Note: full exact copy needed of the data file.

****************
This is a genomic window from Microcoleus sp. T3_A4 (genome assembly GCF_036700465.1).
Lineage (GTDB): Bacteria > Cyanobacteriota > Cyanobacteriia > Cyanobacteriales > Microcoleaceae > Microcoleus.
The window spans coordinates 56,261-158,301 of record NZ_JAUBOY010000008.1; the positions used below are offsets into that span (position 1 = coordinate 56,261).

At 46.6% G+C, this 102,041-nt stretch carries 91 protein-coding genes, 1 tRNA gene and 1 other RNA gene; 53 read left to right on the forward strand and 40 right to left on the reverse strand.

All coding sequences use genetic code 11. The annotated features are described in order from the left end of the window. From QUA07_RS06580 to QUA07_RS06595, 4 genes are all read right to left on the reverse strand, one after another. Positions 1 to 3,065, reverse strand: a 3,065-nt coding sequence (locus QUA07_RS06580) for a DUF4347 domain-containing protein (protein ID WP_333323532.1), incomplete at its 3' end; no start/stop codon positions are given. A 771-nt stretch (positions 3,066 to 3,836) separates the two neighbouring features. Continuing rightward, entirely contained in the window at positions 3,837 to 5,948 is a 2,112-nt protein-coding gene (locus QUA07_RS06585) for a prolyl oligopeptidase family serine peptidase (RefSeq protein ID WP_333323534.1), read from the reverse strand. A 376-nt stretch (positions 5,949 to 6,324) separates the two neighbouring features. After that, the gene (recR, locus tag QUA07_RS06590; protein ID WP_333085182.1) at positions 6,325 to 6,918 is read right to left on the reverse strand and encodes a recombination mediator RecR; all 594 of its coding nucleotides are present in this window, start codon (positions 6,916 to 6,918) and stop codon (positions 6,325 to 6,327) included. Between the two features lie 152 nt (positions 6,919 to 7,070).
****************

This is a genomic window from Microcoleus sp. T3_A4 (genome assembly GCF_036700465.1).
Lineage (GTDB): Bacteria > Cyanobacteriota > Cyanobacteriia > Cyanobacteriales > Microcoleaceae > Microcoleus.
The window spans coordinates 56,261-158,301 of record NZ_JAUBOY010000008.1; the positions used below are offsets into that span (position 1 = coordinate 56,261).

At 46.6% G+C, this 102,041-nt stretch carries 91 protein-coding genes, 1 tRNA gene and 1 other RNA gene; 53 read left to right on the forward strand and 40 right to left on the reverse strand.

All coding sequences use genetic code 11. The annotated features are described in order from the left end of the window. From QUA07_RS06580 to QUA07_RS06595, 4 genes are all read right to left on the reverse strand, one after another. Positions 1 to 3,065, reverse strand: a 3,065-nt coding sequence (locus QUA07_RS06580) for a DUF4347 domain-containing protein (protein ID WP_333323532.1), incomplete at its 3' end; no start/stop codon positions are given. A 771-nt stretch (positions 3,066 to 3,836) separates the two neighbouring features. Continuing rightward, entirely contained in the window at positions 3,837 to 5,948 is a 2,112-nt protein-coding gene (locus QUA07_RS06585) for a prolyl oligopeptidase family serine peptidase (RefSeq protein ID WP_333323534.1), read from the reverse strand. A 376-nt stretch (positions 5,949 to 6,324) separates the two neighbouring features. After that, the gene (recR, locus tag QUA07_RS06590; protein ID WP_333085182.1) at positions 6,325 to 6,918 is read right to left on the reverse strand and encodes a recombination mediator RecR; all 594 of its coding nucleotides are present in this window, start codon (positions 6,916 to 6,918) and stop codon (positions 6,325 to 6,327) included. Between the two features lie 152 nt (positions 6,919 to 7,070).